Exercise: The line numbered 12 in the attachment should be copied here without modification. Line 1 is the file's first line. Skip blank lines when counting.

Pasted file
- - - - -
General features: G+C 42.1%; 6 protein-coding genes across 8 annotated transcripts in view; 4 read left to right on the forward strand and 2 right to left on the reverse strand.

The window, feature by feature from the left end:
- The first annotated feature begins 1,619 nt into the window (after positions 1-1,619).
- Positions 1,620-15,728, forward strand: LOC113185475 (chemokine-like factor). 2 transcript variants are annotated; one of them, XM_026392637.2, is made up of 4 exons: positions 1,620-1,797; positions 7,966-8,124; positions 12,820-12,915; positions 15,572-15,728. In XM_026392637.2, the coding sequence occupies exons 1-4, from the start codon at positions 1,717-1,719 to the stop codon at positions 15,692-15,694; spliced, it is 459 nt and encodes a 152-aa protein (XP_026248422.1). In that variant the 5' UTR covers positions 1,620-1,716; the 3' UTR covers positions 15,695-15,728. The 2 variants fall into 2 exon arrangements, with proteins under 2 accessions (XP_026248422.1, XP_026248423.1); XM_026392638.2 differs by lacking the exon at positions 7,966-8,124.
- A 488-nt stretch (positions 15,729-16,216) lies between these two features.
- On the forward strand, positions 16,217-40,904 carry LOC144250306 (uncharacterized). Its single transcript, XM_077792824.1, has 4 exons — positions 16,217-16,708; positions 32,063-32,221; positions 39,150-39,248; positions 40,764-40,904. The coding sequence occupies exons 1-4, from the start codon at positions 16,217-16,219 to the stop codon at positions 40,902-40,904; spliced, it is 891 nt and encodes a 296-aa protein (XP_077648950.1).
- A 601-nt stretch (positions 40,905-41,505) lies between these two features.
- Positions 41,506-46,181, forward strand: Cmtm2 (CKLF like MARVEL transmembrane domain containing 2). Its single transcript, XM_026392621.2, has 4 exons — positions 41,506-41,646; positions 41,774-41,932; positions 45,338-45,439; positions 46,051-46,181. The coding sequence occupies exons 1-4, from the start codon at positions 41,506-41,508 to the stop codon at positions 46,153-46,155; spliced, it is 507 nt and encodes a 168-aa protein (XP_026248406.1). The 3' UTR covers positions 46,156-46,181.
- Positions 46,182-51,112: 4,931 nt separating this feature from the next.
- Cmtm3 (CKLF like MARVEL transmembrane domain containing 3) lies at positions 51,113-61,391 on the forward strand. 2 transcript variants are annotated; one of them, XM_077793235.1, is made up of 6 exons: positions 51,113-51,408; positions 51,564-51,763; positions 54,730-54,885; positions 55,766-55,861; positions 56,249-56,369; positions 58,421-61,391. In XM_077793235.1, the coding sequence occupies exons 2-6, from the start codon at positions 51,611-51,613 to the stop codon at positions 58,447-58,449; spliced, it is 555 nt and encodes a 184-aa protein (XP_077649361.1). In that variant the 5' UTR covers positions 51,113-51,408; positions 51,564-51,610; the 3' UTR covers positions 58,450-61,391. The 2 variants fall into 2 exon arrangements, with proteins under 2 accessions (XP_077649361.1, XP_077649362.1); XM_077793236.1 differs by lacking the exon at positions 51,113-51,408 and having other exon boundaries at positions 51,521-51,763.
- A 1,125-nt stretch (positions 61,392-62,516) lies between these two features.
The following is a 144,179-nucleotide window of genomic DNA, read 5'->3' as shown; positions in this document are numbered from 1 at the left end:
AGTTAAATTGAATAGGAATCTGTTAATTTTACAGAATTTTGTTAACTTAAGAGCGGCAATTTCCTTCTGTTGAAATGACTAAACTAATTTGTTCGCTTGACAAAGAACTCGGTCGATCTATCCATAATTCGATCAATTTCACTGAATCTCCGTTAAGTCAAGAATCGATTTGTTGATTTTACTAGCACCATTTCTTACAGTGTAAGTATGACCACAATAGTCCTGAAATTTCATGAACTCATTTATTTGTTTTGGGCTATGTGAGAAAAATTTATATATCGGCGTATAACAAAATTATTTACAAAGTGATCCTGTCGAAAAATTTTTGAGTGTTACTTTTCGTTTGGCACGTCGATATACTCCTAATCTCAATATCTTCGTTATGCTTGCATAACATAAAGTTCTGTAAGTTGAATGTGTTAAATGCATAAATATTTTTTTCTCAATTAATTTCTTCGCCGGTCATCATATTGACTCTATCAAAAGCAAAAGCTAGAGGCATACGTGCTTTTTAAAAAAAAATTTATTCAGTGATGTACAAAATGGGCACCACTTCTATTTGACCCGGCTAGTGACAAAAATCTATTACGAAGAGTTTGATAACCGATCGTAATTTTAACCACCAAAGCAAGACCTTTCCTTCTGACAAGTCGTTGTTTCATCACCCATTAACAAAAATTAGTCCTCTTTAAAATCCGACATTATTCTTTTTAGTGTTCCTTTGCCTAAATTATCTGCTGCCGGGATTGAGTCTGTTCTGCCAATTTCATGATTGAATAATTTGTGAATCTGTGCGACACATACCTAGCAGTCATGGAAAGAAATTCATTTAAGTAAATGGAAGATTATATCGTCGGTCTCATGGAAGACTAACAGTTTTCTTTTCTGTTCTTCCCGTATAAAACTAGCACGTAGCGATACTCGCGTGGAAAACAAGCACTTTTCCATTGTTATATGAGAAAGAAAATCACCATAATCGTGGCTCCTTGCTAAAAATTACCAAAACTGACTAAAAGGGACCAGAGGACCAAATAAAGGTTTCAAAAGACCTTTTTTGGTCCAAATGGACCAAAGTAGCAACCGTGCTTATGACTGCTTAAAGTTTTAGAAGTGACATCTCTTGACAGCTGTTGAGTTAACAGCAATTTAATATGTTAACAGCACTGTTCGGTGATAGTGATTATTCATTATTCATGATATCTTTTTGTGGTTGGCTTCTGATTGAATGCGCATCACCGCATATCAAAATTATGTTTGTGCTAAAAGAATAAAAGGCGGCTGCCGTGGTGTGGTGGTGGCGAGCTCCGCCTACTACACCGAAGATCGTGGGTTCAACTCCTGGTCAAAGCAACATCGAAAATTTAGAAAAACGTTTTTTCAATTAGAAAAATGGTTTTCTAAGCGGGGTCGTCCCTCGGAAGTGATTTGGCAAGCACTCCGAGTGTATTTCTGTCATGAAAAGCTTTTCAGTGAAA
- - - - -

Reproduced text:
The following is a 144,179-nucleotide window of genomic DNA, read 5'->3' as shown; positions in this document are numbered from 1 at the left end: